The benefits and consequences of AI are still unfolding. China has a great opportunity to capitalize on AI in its development and shares a huge responsibility with other countries to help it deliver positive societal benefits on a global scale. We must work to ensure a sound global public policy environment that works to enable and encourage investment in the development and deployment of responsible AI.

Source: https://www.weforum.org/agenda/2019/06/4-steps-to-developing-responsible-ai/

20 Jun 2019
Artificial Intelligence needs to become less and less artificial

Artificial Intelligence needs to become less and less artificial

For AI to win people over, its applications must incorporate interventions aimed at allaying various fears generated by it.

AI (Artificial Intelligence) is everywhere and it’s here to stay. It now powers so many real-world applications, ranging from facial recognition to language translators and assistants like Siri and Alexa. Along with these consumer applications, companies across sectors are increasingly harnessing AI’s power for productivity growth and innovation.

There are many who believe that AI has the potential to become more significant than even the internet. Availability of enormous amount of data combined with huge leap in computational power and huge improvements in engineering skills should help AI, backed with deep learning, to make huge impact across various facets of human life.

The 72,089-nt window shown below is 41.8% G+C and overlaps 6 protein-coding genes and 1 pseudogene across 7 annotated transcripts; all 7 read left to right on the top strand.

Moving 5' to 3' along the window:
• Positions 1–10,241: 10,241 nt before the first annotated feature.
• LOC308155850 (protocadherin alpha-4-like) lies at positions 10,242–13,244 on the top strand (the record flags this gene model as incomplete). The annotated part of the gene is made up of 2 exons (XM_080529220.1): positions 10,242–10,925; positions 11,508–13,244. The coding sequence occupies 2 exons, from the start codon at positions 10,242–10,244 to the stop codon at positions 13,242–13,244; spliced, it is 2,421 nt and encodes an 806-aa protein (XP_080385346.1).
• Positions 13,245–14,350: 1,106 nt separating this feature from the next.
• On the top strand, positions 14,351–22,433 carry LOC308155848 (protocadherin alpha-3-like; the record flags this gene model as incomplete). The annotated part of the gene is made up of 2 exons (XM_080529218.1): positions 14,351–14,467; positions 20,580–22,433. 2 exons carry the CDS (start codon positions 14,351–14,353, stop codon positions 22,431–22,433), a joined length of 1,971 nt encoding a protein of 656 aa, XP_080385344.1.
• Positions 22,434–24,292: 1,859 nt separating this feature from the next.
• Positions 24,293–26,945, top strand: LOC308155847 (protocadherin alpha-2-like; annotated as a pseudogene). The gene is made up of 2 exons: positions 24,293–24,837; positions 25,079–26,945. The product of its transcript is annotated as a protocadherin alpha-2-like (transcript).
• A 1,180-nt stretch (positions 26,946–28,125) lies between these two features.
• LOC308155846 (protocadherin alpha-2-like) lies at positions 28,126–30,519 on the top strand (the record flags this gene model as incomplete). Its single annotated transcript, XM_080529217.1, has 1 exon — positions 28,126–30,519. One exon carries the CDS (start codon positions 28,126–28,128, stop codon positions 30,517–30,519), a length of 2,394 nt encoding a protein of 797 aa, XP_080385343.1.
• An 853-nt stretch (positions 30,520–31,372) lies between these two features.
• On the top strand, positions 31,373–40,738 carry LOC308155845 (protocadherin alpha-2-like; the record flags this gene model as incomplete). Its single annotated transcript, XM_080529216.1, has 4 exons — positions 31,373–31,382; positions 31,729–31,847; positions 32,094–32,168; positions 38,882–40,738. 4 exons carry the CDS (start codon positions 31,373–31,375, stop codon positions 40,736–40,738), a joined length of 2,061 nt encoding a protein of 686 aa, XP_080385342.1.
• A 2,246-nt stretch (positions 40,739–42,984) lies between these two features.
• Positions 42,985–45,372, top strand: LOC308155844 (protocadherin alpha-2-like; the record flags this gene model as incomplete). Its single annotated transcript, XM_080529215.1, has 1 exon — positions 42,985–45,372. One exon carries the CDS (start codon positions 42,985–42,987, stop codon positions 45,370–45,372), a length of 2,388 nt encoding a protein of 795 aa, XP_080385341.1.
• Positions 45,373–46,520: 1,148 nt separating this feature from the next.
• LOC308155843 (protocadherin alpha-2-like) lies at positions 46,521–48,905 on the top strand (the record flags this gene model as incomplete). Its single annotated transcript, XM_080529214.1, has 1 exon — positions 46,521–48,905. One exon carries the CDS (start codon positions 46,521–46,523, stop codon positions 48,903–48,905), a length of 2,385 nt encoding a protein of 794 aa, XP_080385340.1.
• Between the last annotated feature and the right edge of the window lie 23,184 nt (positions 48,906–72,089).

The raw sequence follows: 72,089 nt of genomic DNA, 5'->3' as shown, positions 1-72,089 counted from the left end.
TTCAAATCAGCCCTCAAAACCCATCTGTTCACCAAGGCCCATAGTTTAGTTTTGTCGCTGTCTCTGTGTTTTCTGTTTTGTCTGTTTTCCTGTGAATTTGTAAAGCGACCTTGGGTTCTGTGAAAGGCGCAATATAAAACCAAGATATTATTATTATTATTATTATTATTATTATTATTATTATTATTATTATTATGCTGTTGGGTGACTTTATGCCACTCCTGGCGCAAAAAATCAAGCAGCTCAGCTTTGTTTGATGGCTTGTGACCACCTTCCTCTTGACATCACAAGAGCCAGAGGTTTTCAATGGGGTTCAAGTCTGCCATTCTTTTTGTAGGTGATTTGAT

Amid all the hype, genuine and inflated, around the world of AI, it is pertinent to ask an important question. Do humans really love AI? Are humans really happy that many of their daily tasks will now be taken care of by a machine? The adoption and so the future of AI is dependent on the answers to these questions.

In 2016, AlphaGo, an AI-based algorithm, trounced South Korean grandmaster Lee Sedol four games to one in Seoul, South Korea. This was the first time a computer program had beaten a top player in a full contest and was hailed as a landmark for AI. Today there are more efficient AI algorithms that can beat AlphaGo squarely. But the moot question is whether the human Go players would want to play more games with these machines. The superior computing power of AI has taken away even the remotest chance of a human winning a game against AlphaGo. It is unlikely that a human will want to play a game

that he is sure of losing, every time. This holds a valuable lesson about the future of AI. An AI product that makes humans look like losers will not have high adoption rates.

The last time there was a serious discussion about machines making humans redundant was at the beginning of the industrial revolution. Newly invented machines and industrial engineering principles put forward by F.W. Taylor treated humans as a replaceable parts of an assembly line. No one cared for the men who lost their jobs to machines, nor the men who worked on those machines. Workers in the world’s early factories faced long hours of work under extremely unhygienic conditions, and mostly lived in slums. This soon resulted in significant resistance to the introduction of machines and several labour riots.